The Rotary Foundation's First African Trustee Chair Takes Office
EVANSTON, Ill., July 1 /PRNewswire-USNewswire/ -- Jonathan B. Majiyagbe, a Nigerian lawyer who took office on July 1 as chair of The Rotary Foundation of Rotary International, will devote his one-year term to fighting polio in its last remaining strongholds -- which include his homeland.
"I am honored to lead the Rotary Foundation this year," said Majiyagbe. "It is abundantly clear to all of us how endless is the need for help in our world, how limitless the opportunities for service. Poverty, disease, ignorance, and hatred cast dark shadows, and The Rotary Foundation shines a light into these dark corners, bringing life, inspiration, and hope."
As the first person of African origin to lead The Rotary Foundation, Majiyagbe's chairmanship is historic. He was also Rotary's first president of African origin in 2003-04.
Rotary International is a humanitarian organization with more than 1.2 million members in 200 countries and regions. The Rotary Foundation is the organization's charitable arm, supporting an array of humanitarian and educational projects carried out by Rotary clubs worldwide. As chair, Majiyagbe will lead the Foundation's 15-member Board of Trustees.
Rotary made polio eradication its top philanthropic goal in 1985. As the lead private sector contributor and volunteer arm of the Global Polio Eradication Initiative -- a public/private partnership spearheaded by World Health Organization (WHO), Rotary International, US Centers for Disease Control and Prevention and UNICEF -- Rotary has contributed US$ 700 million to ending polio, a figure that will rise to $850 million by the time polio is eradicated. Rotary has contributed $55.5 million toward polio eradication in Nigeria.
To date, more than two billion children have been immunized against the paralyzing and sometimes deadly poliovirus. Tremendous progress has been made in the last two decades, as polio cases have declined by 99 percent. Yet, challenges remain in the four polio-endemic countries: India, Pakistan, Afghanistan, and particularly Nigeria, where a new outbreak of wild poliovirus threatens to spread to neighboring countries.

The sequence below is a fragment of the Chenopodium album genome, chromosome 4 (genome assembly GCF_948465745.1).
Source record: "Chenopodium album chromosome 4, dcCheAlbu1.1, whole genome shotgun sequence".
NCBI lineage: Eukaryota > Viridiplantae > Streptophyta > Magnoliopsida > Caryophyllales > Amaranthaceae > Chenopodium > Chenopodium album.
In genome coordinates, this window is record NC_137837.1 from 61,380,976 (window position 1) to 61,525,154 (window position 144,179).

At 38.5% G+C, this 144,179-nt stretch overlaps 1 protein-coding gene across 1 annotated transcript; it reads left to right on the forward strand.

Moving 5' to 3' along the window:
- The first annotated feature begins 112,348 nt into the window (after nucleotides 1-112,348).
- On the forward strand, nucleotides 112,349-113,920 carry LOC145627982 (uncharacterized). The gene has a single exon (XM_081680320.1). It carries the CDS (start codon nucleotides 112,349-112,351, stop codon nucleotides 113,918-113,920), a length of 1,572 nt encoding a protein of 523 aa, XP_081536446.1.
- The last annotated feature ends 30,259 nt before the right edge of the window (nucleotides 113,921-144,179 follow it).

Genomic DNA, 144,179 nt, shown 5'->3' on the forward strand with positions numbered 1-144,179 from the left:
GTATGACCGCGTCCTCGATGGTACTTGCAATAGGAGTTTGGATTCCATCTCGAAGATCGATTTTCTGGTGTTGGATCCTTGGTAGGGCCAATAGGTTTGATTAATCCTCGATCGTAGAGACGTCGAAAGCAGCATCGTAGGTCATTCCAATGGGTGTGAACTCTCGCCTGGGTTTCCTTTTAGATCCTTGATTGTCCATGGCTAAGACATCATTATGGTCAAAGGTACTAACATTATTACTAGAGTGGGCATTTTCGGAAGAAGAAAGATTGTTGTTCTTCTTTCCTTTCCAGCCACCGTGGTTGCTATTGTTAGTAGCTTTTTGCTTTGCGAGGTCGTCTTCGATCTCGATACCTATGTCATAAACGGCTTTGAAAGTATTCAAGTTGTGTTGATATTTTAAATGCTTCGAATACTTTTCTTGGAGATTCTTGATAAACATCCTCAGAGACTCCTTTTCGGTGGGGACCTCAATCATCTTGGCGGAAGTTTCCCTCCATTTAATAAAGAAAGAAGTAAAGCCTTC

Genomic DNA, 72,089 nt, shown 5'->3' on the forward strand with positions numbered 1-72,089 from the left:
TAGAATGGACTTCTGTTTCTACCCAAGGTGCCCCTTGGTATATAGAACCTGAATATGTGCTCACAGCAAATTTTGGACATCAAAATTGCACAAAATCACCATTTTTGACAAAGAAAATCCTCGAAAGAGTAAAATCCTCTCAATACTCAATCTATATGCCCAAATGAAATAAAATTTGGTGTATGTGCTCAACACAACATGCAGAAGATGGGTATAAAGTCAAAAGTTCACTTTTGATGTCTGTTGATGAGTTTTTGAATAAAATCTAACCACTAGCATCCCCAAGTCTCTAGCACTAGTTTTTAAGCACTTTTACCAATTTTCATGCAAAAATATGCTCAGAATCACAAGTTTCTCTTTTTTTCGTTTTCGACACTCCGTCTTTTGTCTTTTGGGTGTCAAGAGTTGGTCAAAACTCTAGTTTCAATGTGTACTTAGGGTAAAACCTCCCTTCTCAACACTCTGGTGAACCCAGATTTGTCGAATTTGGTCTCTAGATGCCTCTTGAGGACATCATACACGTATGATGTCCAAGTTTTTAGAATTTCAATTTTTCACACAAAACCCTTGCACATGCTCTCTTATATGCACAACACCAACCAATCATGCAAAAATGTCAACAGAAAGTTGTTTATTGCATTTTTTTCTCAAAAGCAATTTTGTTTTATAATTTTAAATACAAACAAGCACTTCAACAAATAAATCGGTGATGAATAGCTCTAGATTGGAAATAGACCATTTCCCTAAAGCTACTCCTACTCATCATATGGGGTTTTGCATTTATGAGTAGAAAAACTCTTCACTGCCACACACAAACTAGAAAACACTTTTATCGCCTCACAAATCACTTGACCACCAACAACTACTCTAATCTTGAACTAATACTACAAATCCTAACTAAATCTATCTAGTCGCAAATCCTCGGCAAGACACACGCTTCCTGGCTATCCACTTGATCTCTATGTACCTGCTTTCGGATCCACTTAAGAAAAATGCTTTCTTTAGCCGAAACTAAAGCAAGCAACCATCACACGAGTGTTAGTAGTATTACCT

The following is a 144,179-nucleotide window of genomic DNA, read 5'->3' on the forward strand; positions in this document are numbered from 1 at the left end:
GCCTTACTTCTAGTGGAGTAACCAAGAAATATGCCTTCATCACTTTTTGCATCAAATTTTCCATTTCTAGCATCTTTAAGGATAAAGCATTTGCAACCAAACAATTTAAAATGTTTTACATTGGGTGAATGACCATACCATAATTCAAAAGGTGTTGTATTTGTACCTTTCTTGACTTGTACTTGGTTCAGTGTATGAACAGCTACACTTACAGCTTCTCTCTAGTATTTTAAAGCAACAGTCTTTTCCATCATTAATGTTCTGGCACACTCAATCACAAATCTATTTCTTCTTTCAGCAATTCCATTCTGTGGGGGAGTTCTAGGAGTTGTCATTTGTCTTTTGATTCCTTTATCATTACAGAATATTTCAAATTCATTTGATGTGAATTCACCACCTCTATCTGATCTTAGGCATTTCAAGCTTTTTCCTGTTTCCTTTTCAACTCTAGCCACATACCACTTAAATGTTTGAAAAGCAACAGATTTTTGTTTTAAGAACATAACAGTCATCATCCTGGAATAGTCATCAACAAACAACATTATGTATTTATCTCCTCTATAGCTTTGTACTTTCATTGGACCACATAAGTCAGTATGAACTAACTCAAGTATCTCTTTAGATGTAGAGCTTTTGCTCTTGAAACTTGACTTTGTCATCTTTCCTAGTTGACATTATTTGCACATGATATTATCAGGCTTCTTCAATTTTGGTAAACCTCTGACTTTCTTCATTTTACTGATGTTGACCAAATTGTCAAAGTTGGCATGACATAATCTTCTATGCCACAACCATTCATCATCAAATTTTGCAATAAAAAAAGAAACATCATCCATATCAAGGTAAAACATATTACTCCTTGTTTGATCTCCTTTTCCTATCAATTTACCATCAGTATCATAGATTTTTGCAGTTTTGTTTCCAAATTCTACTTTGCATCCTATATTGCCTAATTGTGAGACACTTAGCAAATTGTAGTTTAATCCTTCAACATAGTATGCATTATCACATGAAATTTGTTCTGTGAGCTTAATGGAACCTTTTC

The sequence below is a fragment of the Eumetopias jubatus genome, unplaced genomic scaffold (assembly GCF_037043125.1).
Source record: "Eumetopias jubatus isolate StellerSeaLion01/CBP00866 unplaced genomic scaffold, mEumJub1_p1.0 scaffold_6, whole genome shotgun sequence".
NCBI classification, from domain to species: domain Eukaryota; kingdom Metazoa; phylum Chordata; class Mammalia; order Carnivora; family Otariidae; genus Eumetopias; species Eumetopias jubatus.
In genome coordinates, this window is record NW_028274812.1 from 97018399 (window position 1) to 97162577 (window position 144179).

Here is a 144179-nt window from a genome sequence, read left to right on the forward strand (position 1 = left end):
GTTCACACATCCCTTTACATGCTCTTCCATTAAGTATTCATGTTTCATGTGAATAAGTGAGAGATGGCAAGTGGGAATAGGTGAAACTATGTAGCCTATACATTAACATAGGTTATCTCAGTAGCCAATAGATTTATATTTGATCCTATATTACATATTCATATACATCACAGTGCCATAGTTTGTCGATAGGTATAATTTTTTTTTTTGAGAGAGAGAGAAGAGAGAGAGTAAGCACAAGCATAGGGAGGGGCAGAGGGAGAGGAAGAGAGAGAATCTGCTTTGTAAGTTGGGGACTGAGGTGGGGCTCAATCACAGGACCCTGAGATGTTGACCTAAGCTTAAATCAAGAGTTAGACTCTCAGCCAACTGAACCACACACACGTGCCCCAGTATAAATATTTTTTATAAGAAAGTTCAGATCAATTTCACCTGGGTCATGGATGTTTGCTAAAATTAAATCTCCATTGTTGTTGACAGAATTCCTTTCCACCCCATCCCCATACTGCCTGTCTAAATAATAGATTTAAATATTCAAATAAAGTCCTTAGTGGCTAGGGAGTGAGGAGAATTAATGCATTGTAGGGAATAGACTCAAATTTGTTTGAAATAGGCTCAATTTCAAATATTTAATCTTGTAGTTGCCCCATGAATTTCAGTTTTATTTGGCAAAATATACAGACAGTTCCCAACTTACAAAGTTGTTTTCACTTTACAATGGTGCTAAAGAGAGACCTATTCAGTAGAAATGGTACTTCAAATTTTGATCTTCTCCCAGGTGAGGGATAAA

According to WHO Director-General Margaret Chan, 80 percent of children paralyzed by type 1 poliovirus are in Nigeria.
"In some parts of the country, more than a quarter of the children have never been vaccinated," said Chan. "This is an operational problem, and it can be solved. I am making polio eradication the Organization's top operational priority on a most urgent, if not an emergency basis. We are moving people and reallocating resources across the organization in order to finish the job."
Recognizing the risk this outbreak poses to the rest of the world, intensified vaccination activities are planned throughout July and August.
Because the challenges to halting the spread of polio in Nigeria are largely operational, Majiyagbe is confident that polio eradication can be achieved. During his term, Majiyagbe will lead Rotary's new effort to raise an additional $100 million to match a challenge grant in the same amount awarded to Rotary by the Bill & Melinda Gates Foundation. All of the resulting $200 million will support polio eradication activities.
"The efforts being launched in Nigeria are a testament to the commitment of getting polio eradication back on track and ending this terrible disease, "said Majiyagbe. "With WHO's new operational emphasis on polio eradication and Rotary's latest challenge to raise $100 million more toward the cause, our goal of a polio-free world is within sight."
A Rotary member since 1967, Majiyagbe belongs to the Rotary Club of Kano. He is Chairman of Rotary's African Regiona
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